bathroom where a toilet is on a raised platform

Why is My Toilet on a Raised Platform?

Is there a toilet that sits on a raised platform in your home? Most of these are found in basements and older houses. There are different reasons, including plumbing issues, why one of your toilets is built on a raised area as compared to the rest of the floor. Let’s explore what these reasons are and what the correct fix is! 

Your toilet is built on a raised platform due to the flange being too high. In usual circumstances, the flange is flush with the floor level, so the toilet sits on a level with the floor. When the flange is even an inch higher, a platform has to be built to place the toilet properly to avoid rocking and leaks. 

Toilets on raised platforms are usually found in the basement or older homes. If you encounter one in your home and think about a renovation, you need to fix the plumbing. There are two ways of fixing your plumbing and leveling your toilet with the floor. Let’s explore these in detail but before that, let’s look at the question at hand in more detail:

toilet on a raised platform
Image from Boldt’s Home Improvement

Why is my Toilet on a Raised Platform? 

A toilet flange is a circular component with holes that connect the toilet to the sewage line. Bolts are inserted in the holes to secure it and ensure the toilet doesn’t leak.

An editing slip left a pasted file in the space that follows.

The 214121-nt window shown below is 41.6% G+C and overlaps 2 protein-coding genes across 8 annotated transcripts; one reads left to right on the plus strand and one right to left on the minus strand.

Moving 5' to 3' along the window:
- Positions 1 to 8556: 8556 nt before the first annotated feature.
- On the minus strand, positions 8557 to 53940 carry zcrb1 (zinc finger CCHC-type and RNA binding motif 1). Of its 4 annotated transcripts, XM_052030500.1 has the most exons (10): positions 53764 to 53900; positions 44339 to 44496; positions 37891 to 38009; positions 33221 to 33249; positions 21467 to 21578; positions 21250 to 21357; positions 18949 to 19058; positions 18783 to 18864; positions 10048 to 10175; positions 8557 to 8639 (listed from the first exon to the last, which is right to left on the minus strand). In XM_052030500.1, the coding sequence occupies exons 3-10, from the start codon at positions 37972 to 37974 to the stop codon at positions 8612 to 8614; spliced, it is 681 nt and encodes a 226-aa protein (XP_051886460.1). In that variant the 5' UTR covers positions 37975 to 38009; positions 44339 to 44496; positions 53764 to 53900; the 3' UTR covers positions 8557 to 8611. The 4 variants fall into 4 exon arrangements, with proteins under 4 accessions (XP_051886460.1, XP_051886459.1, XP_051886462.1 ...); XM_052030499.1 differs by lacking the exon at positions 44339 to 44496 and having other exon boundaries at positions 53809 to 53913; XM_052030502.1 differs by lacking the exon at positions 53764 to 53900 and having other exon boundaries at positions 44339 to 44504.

If your plumbing is on the floor level, your flange will have to be installed above it. A too high flange can result in a toilet seat that rocks back and forth and several leakages. 

To avoid this problem, plumbers usually build a raised platform around the pipe and flange to accommodate the height difference and ensure no leaks before installing the toilet. 

How to Fix a Toilet on a Raised Platform

If the raised platform situation bothers you, don’t worry, it’s not impossible to rectify. There are three ways to install a toilet in a bathroom with plumbing at floor level without building a separate platform. 

toilet removed on a raised platform
Image from Fitz Tile and Stone Masonry

Raise the Entire Bathroom Floor

One very obvious way to avoid raising a part of the bathroom for the toilet is to raise the entire floor of the bathroom instead. We will say that this is the most extensive and expensive solution for this problem. It will suit you best if you are already looking to remodel the whole bathroom. 

Here are the steps you need to take: 

  • Remove your toilet 
  • Remove other bathroom fixtures like the sink and bathtub 
  • Measure the flange’s height above the floor 
  • Buy tiles or any other bathroom flooring material that has the same thickness as the height of the flange
  • Remove all the old flooring 
  • Install new flooring 
  • Re-install your toilet and fixtures

Replace Your Flange 

It’s the high flange causing all the problems, yes? Well, why not just replace it? Here are the steps you’ll need to follow: 

toilet flange removed

Step 1 – Remove the outer part of the flange.

The first step here is to remove your toilet. After that, you will need to break the existing flange part. Use a chisel and a hammer to do this. You can achieve this with a speed drill too. 

Step 2 – Remove the inner part of the flange.